In 1820, Prechtl published the article Hecker wrote about his experiment with naphtha in the Polytechnical Institute’s yearbook. Brief summaries were published in the Allgemeine Handels- Zeitung of Nürnberg67 and in French and English journals. In 1825, Professor Aloys Wehrle of the mining academy in Schemnitz in northern Hungary published a response to Hecker’s article in Prechtl’s journal,68 but none of these journals paid attention to the promise inherent a new, inexpensive lighting fuel that could replace tallow candles or costly, less efficient lamp oil; they discussed only the use of naphtha in mines. Had Hecker’s article been published in a more practical and popular periodical with a wider audience, such as Dingler’s Polytechnisches Journal, it might have attracted more attention, However, Johan Gottfried Dingler’s publication first appeared only in 1820.69 It’s tempting to speculate that had Hecker made his discovery in England, the petroleum era might have begun forty years earlier.  

Jan Zeh’s achievement did not receive even the small amount of attention that Hecker’s did; it was ignored altogether by the scientific journals of his day. In 1847, a few years before Zeh’s patent for naphtha was awarded, James Young, a Scottish chemist, distilled lamp oil from a small oil seep in Derbyshire. When this source dried up, Young created a lucrative business in fuel produced from shale and coal. While Zeh was forgotten, James Young became wealthy, was made a Fellow of the Royal Society, and given numerous other honours.

In 1870s, twenty years after it began, the Galician oil entrepreneurs realized that their their struggling enterprises had little prestige. Like van Haecht, they were irked by the American claim of precedence. In America it was commonly assumed that the petroleum industry had originated there. In 1871, two years before Gintl’s booklet appeared, the American Journal of Science and Arts asserted that Professor Silliman’s ‘extended investigation made in the spring of 1855 [was] undoubtedly the earliest investigative record of any chemical research in the distillations of this petroleum.’70 Emil van Haecht could have heard the American boasts of precedence in the oil industry in person, since he may have been present at the International Exhibition in Philadelphia in 1876, where his model of an apparatus for working up fat residues won recognition.71 In his booklet, Gintl expressed his own embarrassment for his country’s poor reputation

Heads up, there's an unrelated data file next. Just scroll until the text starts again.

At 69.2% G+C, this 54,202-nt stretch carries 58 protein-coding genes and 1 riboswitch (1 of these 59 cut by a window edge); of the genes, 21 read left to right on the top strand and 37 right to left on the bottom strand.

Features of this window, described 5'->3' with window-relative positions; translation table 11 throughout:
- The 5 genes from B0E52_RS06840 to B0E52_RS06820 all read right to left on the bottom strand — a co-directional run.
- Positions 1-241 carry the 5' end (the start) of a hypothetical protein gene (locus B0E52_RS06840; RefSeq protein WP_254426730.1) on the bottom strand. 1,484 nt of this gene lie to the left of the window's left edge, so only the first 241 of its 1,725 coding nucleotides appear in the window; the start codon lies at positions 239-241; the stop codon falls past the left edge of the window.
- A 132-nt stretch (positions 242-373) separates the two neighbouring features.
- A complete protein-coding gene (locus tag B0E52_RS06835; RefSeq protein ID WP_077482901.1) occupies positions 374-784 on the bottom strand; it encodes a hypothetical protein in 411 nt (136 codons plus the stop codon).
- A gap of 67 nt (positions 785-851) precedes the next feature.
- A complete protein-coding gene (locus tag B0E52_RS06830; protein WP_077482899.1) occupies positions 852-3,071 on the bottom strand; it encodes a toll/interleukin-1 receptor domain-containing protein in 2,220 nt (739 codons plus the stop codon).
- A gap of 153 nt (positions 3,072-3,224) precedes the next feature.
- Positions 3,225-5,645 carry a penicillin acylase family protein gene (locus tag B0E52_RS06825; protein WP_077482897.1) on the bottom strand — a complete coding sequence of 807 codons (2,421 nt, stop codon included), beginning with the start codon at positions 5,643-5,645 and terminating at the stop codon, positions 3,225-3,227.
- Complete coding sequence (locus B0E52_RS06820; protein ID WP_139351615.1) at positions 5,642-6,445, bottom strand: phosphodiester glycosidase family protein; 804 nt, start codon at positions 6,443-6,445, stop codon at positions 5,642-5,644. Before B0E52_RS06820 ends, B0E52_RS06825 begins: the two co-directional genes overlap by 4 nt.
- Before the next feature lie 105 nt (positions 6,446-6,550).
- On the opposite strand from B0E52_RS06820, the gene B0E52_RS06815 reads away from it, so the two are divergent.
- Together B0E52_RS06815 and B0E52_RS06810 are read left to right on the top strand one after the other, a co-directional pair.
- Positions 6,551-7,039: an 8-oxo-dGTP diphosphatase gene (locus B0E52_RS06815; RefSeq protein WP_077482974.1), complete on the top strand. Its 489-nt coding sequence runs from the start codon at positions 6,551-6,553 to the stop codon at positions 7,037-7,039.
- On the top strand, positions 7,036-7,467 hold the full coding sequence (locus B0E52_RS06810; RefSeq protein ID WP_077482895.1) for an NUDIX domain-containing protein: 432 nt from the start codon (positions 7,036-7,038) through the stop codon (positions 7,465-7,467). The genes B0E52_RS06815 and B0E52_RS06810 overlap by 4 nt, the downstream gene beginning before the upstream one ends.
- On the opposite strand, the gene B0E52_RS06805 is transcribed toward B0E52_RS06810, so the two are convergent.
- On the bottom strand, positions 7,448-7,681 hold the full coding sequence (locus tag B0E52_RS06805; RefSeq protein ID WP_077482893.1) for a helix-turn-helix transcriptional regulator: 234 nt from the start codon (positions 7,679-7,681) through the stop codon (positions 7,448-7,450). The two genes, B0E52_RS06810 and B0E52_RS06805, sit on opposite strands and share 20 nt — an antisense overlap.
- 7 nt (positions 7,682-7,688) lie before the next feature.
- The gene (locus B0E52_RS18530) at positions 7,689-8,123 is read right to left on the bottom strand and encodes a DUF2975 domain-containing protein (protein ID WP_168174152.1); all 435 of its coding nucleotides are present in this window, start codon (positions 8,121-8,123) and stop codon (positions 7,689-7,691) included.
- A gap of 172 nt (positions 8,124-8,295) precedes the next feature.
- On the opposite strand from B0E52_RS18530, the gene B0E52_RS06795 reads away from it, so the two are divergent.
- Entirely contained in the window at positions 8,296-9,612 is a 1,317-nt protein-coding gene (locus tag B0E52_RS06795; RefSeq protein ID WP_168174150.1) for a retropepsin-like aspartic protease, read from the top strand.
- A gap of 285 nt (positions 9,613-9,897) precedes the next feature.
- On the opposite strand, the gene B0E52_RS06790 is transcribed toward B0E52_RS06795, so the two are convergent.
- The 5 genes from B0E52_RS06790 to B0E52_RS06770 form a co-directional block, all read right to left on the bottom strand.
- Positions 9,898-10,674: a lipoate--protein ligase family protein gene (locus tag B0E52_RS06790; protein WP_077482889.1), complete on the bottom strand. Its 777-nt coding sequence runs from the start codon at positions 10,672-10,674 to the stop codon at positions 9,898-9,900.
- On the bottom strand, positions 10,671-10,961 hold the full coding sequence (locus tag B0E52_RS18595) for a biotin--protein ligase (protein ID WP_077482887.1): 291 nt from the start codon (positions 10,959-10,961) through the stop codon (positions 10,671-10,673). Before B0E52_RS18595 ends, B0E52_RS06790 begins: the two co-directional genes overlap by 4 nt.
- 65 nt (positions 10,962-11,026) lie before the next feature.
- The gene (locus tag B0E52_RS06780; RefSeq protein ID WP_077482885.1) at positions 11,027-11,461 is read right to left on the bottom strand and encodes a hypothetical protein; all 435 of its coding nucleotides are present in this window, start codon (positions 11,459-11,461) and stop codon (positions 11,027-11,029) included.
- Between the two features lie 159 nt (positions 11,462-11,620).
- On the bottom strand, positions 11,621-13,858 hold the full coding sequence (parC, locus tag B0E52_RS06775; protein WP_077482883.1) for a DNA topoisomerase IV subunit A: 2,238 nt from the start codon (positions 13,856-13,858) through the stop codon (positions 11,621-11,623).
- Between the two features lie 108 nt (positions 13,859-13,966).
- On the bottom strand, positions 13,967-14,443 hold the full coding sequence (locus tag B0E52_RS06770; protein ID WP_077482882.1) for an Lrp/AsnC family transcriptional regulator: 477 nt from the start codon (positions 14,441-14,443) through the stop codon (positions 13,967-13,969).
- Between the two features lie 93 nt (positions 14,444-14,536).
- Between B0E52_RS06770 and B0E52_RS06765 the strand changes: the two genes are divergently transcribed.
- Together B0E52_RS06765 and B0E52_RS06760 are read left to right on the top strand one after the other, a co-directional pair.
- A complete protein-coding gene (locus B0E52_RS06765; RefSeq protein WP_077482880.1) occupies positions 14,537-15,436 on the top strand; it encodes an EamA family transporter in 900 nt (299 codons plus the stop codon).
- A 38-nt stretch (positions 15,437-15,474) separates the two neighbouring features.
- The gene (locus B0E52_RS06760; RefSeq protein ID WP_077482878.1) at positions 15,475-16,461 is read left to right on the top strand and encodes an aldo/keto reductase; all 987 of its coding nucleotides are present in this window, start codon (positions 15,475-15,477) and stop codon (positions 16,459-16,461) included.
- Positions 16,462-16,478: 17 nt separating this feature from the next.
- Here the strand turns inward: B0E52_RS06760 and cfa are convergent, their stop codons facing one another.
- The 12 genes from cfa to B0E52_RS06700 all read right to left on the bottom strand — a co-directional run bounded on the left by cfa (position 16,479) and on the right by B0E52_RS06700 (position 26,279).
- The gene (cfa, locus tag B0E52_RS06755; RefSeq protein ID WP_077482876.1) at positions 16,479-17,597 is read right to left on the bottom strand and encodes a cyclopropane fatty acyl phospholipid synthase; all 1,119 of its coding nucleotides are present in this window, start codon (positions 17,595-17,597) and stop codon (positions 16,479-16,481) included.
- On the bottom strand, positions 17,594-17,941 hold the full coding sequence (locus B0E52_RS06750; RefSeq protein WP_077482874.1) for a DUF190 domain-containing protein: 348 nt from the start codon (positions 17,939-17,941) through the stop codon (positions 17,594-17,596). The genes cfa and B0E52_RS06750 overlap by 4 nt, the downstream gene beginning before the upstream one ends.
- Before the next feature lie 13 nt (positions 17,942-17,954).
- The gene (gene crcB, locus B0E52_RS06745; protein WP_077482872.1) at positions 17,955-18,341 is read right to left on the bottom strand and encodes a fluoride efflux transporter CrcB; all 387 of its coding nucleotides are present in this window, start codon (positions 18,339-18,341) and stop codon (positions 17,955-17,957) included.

I am always aggrieved when, from all sides, only the marvel of the American, and recently the Russian and even the Romanian industry, is expressed definitively and with almost fanciful embellishments in the spoken and written word. My patriotic feelings bristle when our own, highly estimable industry is discussed with spiteful sneers or ironic remarks.72

The American industry, had put the Galician enterprises to shame. Like the Russian and Romanian industries, it had started a little later, and like them, it had leaped ahead. In 1861, when the price of oil dropped because of overproduction and the disruption of the Civil War,73 American oil was shipped to European markets, where it undercut the Galician product. By 1880, the first year for which comparative figures are available, Galicia produced only 3.5 percent of the total American production.74 The enthusiasm that Americans displayed for their petroleum industry had no parallel in Galicia. Hundreds flocked to the Pennsylvania oil fields to find work, and ancillary businesses multiplied – transportation, pipeline construction, cooperages, and refineries. In Austria, few businessmen with ambition, experience, or capital explored the possibilities of naphtha or related industries. Contemporary observers had great hope in Robert Doms, a Lemberg industrialist who found ozokerite in 185475 and in 1856 sank a 200 metre shaft for crude oil in BorysÅ‚aw. Discouraged by the inconsistency of the ozokerite deposits, the technological difficulties of drilling, and Austrian government’s changing policy on the ownership of hydrocarbons, Doms abandoned his efforts.76 Doms also appears to have distilled naphtha from crude oil in 1860,77 but strangely, he made no contact with Jan Zeh who lived in the same city.